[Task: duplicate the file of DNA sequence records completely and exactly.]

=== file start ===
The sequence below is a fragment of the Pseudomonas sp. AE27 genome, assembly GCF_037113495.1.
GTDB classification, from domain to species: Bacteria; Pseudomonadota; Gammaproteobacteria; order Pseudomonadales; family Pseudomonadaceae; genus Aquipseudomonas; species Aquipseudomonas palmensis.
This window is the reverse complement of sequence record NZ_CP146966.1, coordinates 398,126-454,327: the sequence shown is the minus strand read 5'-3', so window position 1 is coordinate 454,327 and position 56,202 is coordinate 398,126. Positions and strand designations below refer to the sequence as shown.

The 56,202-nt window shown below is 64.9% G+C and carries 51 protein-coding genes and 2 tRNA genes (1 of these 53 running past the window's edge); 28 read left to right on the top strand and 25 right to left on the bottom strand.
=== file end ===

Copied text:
The sequence below is a fragment of the Pseudomonas sp. AE27 genome, assembly GCF_037113495.1.
GTDB classification, from domain to species: Bacteria; Pseudomonadota; Gammaproteobacteria; order Pseudomonadales; family Pseudomonadaceae; genus Aquipseudomonas; species Aquipseudomonas palmensis.
This window is the reverse complement of sequence record NZ_CP146966.1, coordinates 398,126-454,327: the sequence shown is the minus strand read 5'-3', so window position 1 is coordinate 454,327 and position 56,202 is coordinate 398,126. Positions and strand designations below refer to the sequence as shown.

The 56,202-nt window shown below is 64.9% G+C and carries 51 protein-coding genes and 2 tRNA genes (1 of these 53 running past the window's edge); 28 read left to right on the top strand and 25 right to left on the bottom strand.